My life hasn’t been a bed of roses. Though the majority of the “rough stuff” occurred prior to my marriage in 1992, there has been plenty of buffeting about in the past 27 years, too. I don’t believe I could be as functional as I am today without a sense of gratitude.

Sad to say, but not unexpectedly, it took a number of years for the comprehension of my blessings to develop. Yet, once it did, it made understanding my life’s challenges much easier…and it has kept me sane. It can be easy to stew in the anger that often results from loss and disappointment, to muck about in the mire of regrets and “what-ifs.” Yes, it’s very easy, but not productive for oneself or those near by.

As long as we live, we will have trials, things to stretch us- often beyond our sense of comfort. I’ve had a few times I’ve screamed “UNCLE” at God, among other things, but these crisis moments have been short lived.

Several years ago, after my car accident, after my last knee surgery, when I was trying to make a racewalking “comeback,” but everything that could go wrong biomechanically was and I had to stop walking. My mental health was not the best, as it felt like my body was rebelling for no good reason other than to piss me off. Nothing was working. 

It was then that I happened upon a disabled vet who had lost both legs above the knee because of an IED. We chatted for a few minutes about his injuries. He noted that he missed being able to run and play with his kids like before (and here I was whining about not being able to exercise in my preferred manner). It was definitely a sobering moment, a reminder that we just don’t always get what we want, but more often than not we have a helluva lot more than many others. Interestingly, this young vet told me he’d had his own moment at the gym one day, when he ran into a vet missing an arm. “At least I can still play catch with my son,” he observed.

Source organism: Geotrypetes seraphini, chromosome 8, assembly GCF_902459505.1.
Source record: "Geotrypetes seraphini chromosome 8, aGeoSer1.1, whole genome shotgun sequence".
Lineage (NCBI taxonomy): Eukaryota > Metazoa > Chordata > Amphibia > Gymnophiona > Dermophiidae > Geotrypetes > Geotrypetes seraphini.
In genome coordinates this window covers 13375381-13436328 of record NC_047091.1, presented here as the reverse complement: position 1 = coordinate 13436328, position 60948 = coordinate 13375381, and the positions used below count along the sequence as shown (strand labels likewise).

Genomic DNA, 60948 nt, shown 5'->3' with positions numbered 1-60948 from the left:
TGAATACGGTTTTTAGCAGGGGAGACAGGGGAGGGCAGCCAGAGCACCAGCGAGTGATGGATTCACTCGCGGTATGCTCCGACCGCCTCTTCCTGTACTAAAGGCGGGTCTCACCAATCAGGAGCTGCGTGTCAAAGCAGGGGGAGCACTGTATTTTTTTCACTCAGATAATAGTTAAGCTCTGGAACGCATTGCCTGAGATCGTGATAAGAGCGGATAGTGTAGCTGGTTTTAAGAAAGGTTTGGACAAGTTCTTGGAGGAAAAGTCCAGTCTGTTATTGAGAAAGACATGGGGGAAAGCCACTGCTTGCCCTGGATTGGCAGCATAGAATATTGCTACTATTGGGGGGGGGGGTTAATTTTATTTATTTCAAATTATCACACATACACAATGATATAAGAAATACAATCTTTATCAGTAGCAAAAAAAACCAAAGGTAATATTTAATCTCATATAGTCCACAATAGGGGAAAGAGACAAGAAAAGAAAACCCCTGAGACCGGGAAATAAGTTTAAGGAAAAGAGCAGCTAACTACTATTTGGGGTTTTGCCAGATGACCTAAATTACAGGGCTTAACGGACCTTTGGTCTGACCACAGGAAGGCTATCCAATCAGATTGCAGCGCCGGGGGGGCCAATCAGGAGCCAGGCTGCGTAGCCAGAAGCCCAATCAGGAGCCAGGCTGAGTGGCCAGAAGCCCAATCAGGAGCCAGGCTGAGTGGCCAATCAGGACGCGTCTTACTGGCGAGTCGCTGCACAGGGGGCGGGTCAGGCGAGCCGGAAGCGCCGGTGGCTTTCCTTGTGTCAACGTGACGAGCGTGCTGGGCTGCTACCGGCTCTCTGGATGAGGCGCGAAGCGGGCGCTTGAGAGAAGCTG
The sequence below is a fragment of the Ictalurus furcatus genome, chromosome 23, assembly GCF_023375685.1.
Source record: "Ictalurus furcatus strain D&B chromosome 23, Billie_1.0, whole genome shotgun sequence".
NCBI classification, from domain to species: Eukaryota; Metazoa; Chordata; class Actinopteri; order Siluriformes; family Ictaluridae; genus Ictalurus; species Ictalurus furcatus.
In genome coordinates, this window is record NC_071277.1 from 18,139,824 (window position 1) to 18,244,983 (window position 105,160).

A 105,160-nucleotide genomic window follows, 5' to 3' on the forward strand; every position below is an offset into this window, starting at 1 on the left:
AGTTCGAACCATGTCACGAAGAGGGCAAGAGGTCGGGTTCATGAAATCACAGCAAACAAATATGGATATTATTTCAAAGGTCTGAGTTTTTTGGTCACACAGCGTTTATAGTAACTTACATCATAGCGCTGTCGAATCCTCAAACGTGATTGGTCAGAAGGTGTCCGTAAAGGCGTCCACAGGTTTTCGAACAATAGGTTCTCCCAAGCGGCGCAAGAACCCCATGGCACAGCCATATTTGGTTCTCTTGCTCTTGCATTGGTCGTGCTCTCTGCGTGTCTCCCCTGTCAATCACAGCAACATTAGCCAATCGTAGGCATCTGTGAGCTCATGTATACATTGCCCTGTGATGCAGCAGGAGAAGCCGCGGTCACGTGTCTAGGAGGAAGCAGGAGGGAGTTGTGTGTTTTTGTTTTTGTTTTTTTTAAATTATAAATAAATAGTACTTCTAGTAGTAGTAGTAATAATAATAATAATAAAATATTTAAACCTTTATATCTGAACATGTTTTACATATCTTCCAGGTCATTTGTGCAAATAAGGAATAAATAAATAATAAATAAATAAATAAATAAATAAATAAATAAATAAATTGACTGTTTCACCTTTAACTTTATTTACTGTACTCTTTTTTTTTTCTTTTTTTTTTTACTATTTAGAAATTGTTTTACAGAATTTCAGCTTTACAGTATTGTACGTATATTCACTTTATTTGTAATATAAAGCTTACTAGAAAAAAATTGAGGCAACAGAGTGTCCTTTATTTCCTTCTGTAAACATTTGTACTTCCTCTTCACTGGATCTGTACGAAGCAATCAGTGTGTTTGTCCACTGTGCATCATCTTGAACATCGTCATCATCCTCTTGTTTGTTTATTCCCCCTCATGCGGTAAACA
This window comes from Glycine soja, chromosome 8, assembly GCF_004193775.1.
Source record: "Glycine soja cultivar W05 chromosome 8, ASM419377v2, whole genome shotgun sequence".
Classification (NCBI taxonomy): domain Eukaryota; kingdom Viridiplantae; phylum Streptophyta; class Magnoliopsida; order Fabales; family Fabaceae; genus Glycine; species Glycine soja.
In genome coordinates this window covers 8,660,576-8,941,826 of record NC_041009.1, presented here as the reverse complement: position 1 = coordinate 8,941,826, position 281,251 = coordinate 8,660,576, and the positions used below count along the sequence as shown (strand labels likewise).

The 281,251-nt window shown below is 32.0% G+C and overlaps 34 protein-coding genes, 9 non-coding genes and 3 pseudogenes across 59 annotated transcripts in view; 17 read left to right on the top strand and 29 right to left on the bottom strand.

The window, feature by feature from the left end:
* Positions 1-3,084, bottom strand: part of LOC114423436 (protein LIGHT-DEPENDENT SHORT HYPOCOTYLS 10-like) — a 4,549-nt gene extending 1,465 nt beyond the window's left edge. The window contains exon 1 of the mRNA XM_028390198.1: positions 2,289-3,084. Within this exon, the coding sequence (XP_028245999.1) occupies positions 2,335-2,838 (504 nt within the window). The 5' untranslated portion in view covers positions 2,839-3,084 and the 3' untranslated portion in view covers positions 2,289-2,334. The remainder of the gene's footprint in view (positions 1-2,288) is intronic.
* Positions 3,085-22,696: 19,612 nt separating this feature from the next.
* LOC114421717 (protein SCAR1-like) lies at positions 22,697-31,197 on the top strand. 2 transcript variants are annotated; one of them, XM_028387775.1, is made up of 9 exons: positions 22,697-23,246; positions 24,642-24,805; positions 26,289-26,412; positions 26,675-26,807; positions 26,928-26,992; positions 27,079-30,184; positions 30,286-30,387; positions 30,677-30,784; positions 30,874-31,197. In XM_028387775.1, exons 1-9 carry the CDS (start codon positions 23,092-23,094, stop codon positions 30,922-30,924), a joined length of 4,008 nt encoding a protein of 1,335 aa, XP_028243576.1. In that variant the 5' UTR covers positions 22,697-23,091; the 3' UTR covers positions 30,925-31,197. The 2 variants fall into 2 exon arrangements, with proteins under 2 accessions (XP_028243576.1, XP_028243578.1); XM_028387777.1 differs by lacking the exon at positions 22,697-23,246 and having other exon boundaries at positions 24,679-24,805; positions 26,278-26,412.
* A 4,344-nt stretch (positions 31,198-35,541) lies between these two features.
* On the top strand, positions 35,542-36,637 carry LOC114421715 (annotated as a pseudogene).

It is during such times that I am grateful for the “smallness” of my struggles. I am still unable to racewalk, but I am little hindered anymore as I scale ladders for work. Yoga doesn’t feel as good as it once did, but I am still more flexible than 95 percent of the population! I still deal with depression, and was recently diagnosed with Hashimoto’s (low thyroid) and I’m barrelling headlong into menopause, but I’m not bi-polar or schizophrenic, my thyroid issue was caught early (I had no idea!), and I can afford bioidentical hormone replacement (though I white hot hate being pelleted in the hip every 3 months!). Even my childhood traumas, and there were a few, including a broken home and sexual abuse, don’t hold a candle to the pitted path upon which so many others walk every day. 

No, I shall take my troubles and simply say ‘thank you’ to God for having the support network, the mental and physical health, the financial resources (for a therapist, and life), and my faith in a better world to come. I don’t want the difficulties others must endure. Mine are quite enough. Perspective truly is everything!